Learn about the most popular grapes and wine blends in the world. From Merlot to Malbec, and everything (and everywhere!) in between, our short guides break down everything you need to know about whatever wine you’re interested in.
An everyday wine made from grapes of the same name in Italy’s Piedmont region. It offers juicy fruit notes with low tannins and high acidity.
A wine region in eastern France that serves some of the most sought after and expensive bottles in the world. Its reds are mostly made from Pinot Noir and its whites are made from Chardonnay.
Once is mistaken for Merlot, today the Carménère grape is most commonly grown in Chile. It produces fruit wines with a distinct green bell pepper note
A world-famous Italian wine region located between the Tuscan provinces of Siena and Florence. Specializes in red wines made from the Sangiovese grape.
Grenache shines in France’s Rhone Valley, where it’s mainly blended with Syrah and Mourvedre, and is the star in wines from the historic appellation Châteauneuf-du-Pape. The grape is also grown in Spain, where it’s known as “Garnacha.”
A sweet wine made using the Muscat grape. Most commonly associated with Moscato d’Asti, a slightly sparkling wine made in Italy’s Piedmont region.
Not to be confused with Syrah/Shiraz, Petite Sirah has found its home in California, where it produces full-bodied wines with high alcohol content and tannins.
An aromatic German grape, vinified in a range of styles, from dry to sweet. Capable of aging for decades, Riesling is also commonly grown in the Finger Lakes region of New York and in Alsace, France.
A refreshing, high acid white grape that’s grown throughout the world. The most famous expressions come from France’s Loire Valley and New Zealand’s Marlborough wine region.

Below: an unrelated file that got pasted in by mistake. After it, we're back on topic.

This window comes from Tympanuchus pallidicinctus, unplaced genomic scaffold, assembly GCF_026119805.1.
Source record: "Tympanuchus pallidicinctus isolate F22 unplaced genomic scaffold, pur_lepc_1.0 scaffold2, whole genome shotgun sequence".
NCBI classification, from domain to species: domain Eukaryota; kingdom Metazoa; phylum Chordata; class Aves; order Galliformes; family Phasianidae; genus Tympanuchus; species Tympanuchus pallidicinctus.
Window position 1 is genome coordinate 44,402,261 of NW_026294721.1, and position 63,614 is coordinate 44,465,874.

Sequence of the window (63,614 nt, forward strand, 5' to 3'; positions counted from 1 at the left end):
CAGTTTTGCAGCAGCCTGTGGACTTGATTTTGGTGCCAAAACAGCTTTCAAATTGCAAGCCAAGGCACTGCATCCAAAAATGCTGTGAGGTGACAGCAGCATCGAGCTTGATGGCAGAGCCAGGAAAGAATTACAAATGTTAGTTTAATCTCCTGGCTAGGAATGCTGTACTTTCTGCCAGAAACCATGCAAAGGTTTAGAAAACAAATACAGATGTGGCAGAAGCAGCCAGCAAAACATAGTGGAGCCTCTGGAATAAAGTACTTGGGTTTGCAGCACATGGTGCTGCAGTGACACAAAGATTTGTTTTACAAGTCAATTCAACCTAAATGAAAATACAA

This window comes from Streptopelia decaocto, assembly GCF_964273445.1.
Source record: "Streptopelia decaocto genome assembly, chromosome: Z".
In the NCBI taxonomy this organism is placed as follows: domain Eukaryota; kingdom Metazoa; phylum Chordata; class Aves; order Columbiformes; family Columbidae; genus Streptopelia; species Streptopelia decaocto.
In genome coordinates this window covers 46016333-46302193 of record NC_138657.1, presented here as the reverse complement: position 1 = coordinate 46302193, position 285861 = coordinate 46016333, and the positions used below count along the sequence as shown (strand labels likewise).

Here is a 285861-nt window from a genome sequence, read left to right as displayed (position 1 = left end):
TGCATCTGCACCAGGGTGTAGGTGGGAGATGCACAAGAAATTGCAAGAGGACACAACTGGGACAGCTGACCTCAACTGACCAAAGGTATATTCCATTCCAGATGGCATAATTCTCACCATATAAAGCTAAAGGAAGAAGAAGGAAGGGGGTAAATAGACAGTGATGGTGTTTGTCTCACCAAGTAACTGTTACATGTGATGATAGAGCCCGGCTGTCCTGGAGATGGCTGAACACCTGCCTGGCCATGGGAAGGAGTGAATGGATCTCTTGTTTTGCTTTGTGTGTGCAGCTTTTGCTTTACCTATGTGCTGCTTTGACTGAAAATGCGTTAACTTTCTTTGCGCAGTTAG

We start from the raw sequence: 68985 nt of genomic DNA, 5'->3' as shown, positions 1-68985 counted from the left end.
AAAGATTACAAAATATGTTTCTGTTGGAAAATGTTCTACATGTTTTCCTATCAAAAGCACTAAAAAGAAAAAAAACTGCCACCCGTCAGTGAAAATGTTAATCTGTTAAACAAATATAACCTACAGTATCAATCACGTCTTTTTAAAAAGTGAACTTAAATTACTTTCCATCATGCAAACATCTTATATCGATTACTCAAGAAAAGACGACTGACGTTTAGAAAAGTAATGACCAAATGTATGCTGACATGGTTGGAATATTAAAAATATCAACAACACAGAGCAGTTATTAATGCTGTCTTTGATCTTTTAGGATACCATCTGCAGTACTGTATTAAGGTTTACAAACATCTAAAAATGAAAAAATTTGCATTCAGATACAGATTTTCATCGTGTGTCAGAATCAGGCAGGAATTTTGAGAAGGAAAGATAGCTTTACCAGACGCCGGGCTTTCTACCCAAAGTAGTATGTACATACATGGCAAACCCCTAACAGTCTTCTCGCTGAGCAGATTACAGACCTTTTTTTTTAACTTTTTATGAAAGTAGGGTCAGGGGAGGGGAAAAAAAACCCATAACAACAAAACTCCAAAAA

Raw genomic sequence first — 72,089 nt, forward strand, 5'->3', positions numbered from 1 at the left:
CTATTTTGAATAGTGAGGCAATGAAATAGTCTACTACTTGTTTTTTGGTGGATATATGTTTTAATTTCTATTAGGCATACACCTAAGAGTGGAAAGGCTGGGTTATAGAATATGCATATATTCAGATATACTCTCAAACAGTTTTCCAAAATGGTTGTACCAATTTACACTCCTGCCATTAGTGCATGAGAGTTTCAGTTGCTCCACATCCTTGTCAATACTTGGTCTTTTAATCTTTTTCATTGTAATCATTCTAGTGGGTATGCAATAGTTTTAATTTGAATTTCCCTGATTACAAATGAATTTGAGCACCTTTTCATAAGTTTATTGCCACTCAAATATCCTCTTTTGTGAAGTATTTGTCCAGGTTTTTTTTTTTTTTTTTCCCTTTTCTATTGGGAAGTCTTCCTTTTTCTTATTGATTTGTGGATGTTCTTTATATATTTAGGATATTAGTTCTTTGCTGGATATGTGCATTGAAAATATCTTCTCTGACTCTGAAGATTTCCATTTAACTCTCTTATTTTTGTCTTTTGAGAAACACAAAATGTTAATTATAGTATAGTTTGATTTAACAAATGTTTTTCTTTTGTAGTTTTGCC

One of Austria’s leading varieties, Blaufränkisch is a good substitute if you’re a fan of Pinot Noir, presenting a medium-bodied wine with red berry flavors and a touch of spice.
Red grape is commonly grown in Loire Valley and in Bordeaux, where it’s blended with Cabernet Sauvignon and Merlot. The grape is often recognized by distinctive bell pepper notes.
Chardonnay is responsible for some of the world’s most complex white wines, most notably in Burgundy where it is known as white Burgundy. Along with Pinot Noir and Pinot Meunier, it’s also one of the three main grape varieties used in Champagne production.
Gamay is the star variety in France’s Beaujolais region where it produces light-bodied, fruity wines with low tannins. The best versions of the grape are grown in the region’s 10 crus.
Austria’s signature white grape. Noted for its distinct herbal notes, Grüner Veltliner is an excellent accompaniment with hard-to-pair ingredients like white asparagus.
Originally used in Bordeaux as a blending grape, Malbec is now closely associated with Mendoza, Argentina. Produces approachable wines with juicy dark fruit, vanilla, and cocoa notes.
Pinot Grigio / Gris
Known as Pinot Grigio in Italy and Pinot Gris in France, this white grape serves refreshing, fruit-driven wines, with high acidity.
Produced by soaking red grapes on their skins for shorter durations than red wines (no longer than two or three days), rosé wines range in color from pale salmon to deep pink. A summer staple and excellent food wine.